Harmony, VA is a small rural town with a diverse population. There are the Sadarams who run the Naan Stop, the only authentic Indian restaurant in town. There is Oscar Murro, a first generation Filipino-American who runs the local sex shop, and his best friend Olli and her brother Bruce, a pair of first generation Barbados-Americans. For Kunal and Oscar, they have more in common than just being a first-generation American…they both also fall outside heteronormative romantic inclinations.
Kunal only discovers that Oscar is open to relationships with other men when the two of them randomly bump into one another at a gay bar situated well away from Harmony. While Kunal isn’t inexperienced in sex, his image of being gay has been tainted by an endless barrage of negative depictions that filled him with too much shame to even try researching his sexuality for himself. Kunal is therefore resigned to living a life without the kind of tender love shared by his parents and his married siblings. Not to mention the fact that he is convinced that coming out as gay would break is family’s collective heart.
Oscar, on the other hand, has been far luckier in the romance department. Despite a relatively conservative upbringing, his family has always been loving and supportive of him. Perhaps because of such an open and accepting upbringing, Oscar has grown into a confident, funny, loving man with the patience to show his partner what it means to be loved. And Oscar could certainly fall in love with an ernest, sincere man like Kunal. The trick, however, is getting Kunal to realize that two men most certainly can share the kind of fulfilling emotional connection as a straight couple.
When Oscar and Kunal finally get to spend some time in a casual setting, away from the prying eyes of Kunal’s family, they realize there is a real potential. Inspired by Kunal, Oscar creates charming, beautiful poetry. Set at ease by Oscar, Kunal learns to relax and enjoy the moment. As they learn more about one another on shared walks home and several group social events, there’s no denying Kunal and Oscar might be able to share something spectacular…if only Oscar can help Kunal realize he’s got to make those final steps and come out for his family’s sake, for their sake, and for his own sake.
Here is a charming story about two men who fall in love. There are no overwhelming machinations or diabolically evil characters. There are just sweet, slice-of-life events that show how these two men come together with a few personal touches to set it apart from other get-together stories.
Kunal and Oscar shine as individual characters and as a couple. Milano paints a great picture of Kunal as the ever-responsible eldest son in an Indian family. The level of detail felt well planned and researched. I like that there are constant references to Kunal’s home life—he works with his entire immediate family and they all live, if not in the same house, then within walking distance of each other. Being something of a foodie, the nods to Indian cuisine were fun, too. The diwali festival plays a big role in the story as well, bringing with it several days of celebration, which creates opportunities for Oscar and Kunal to meet up without being seen as “on a date” so Kunal can test the waters of his fledgling feelings.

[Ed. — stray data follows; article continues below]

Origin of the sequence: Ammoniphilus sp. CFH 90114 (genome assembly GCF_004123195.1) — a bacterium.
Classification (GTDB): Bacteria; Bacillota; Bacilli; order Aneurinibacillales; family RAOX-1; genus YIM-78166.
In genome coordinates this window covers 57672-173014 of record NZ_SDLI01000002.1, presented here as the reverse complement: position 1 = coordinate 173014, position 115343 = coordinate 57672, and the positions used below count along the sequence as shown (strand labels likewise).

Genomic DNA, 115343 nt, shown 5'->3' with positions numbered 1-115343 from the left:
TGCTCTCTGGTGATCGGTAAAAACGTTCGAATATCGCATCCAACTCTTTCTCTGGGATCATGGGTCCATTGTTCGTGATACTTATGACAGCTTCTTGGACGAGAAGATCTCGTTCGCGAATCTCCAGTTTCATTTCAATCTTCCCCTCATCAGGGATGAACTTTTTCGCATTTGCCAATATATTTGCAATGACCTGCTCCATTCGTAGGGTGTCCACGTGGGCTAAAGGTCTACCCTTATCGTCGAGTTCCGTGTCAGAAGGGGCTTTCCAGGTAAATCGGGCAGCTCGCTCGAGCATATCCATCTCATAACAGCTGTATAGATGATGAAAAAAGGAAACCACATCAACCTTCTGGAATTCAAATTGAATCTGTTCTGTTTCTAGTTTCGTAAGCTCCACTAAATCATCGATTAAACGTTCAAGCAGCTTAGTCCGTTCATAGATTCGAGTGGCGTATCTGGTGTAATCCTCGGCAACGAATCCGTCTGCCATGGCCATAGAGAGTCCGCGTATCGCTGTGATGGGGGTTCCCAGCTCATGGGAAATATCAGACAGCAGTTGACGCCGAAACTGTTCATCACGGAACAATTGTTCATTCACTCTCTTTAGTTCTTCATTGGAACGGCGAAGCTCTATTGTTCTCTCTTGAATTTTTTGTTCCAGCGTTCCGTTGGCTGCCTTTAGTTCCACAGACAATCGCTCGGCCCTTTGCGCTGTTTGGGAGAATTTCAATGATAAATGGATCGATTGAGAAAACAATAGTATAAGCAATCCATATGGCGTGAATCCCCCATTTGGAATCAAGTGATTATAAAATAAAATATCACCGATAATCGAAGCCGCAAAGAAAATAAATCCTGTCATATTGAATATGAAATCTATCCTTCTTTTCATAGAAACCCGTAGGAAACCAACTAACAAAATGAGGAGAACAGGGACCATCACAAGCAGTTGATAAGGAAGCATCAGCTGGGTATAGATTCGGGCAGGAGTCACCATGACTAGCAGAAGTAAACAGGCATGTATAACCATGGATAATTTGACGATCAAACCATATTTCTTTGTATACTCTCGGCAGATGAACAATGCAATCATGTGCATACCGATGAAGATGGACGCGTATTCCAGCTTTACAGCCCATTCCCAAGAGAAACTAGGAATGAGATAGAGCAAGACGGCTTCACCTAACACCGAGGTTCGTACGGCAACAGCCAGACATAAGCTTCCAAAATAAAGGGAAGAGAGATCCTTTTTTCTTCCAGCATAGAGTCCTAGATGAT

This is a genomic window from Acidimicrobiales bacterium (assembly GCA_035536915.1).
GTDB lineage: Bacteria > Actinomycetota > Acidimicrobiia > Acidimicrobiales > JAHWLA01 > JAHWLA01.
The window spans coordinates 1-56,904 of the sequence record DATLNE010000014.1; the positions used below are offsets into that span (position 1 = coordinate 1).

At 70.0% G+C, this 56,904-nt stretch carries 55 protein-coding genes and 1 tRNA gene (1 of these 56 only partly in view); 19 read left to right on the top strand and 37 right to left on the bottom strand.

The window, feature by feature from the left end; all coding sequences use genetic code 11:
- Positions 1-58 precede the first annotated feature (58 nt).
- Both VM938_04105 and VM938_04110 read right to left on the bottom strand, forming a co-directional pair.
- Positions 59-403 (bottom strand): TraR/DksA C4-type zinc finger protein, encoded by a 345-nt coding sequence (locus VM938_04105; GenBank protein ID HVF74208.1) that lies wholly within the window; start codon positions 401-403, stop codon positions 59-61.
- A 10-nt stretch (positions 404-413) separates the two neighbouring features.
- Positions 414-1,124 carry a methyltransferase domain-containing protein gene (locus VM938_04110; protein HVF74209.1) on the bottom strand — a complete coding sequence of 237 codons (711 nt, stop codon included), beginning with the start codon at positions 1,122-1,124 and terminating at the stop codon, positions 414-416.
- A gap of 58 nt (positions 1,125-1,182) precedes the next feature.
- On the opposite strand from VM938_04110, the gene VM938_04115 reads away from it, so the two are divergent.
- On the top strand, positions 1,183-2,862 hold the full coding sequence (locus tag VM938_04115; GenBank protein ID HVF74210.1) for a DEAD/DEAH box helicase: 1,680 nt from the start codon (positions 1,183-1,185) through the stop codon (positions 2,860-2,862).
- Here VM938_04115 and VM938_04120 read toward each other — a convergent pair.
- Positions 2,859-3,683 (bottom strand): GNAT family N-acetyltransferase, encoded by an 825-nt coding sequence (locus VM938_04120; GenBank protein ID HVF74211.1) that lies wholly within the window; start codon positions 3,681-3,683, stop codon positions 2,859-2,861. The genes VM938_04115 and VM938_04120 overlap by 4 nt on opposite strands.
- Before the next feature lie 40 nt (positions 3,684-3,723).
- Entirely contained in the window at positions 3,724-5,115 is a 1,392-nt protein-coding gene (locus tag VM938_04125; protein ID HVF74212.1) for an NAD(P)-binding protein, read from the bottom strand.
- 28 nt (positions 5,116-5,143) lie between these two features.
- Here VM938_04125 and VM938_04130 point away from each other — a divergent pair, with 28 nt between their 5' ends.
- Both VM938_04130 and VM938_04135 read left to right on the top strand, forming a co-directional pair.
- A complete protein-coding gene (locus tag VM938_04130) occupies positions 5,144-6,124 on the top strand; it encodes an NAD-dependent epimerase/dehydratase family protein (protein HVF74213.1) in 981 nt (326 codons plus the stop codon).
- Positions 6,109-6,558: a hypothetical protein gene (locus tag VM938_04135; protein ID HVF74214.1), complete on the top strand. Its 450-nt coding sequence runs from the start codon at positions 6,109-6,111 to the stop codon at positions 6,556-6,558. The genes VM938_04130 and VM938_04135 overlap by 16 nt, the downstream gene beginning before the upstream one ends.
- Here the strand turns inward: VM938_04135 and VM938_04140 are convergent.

The story is told in third person perspective, but we switch between Kunal and Oscar. This helps build a better insight into each man’s character. Still, Kunal’s family plays a much larger role in the story overall, while Oscar’s is entirely in absentia, supplanted on-page by his best friend Ollie and a few others. Nevertheless, both the Sadarams and Olli really help flesh out the main characters beyond their struggle to strike a balance between friendship and romance. The supporting characters also give us a better view of the MC outside of their connection to one another, something that I feel makes them all more rounded.
Over the course of the book, we watch as this big part of Kunal that is tied up in his entirely negative outlook on the life of a gay man slowly starts to transform thanks to his new-found friendship with Oscar, Olli, and the rest of their gang. This set up works well with the characters. Shy Kunal gets to keep face by saying he’s going out with friends when both he and Oscar know it’s a chance for them to date without actually dating. Plus, once the group activities are over, Oscar and Kunal get to spend time alone when they walk each other home. During these short vignettes, we see how Oscar’s wooing of Kunal affects them both, Oscar’s bombast attracting reserved Kunal like magnets.
I found this whole story to be very engaging, taking a familiar setting and filling it with distinctly different characters who find commonality in their not fitting the norm. The customs the Sadarams bring with them are included naturally in the story, so even though I am unfamiliar with the traditions of diwali, I still felt the import it had with the characters. The love story is just that, a love story. It’s built with care and deep attention to each of the main character’s personalities.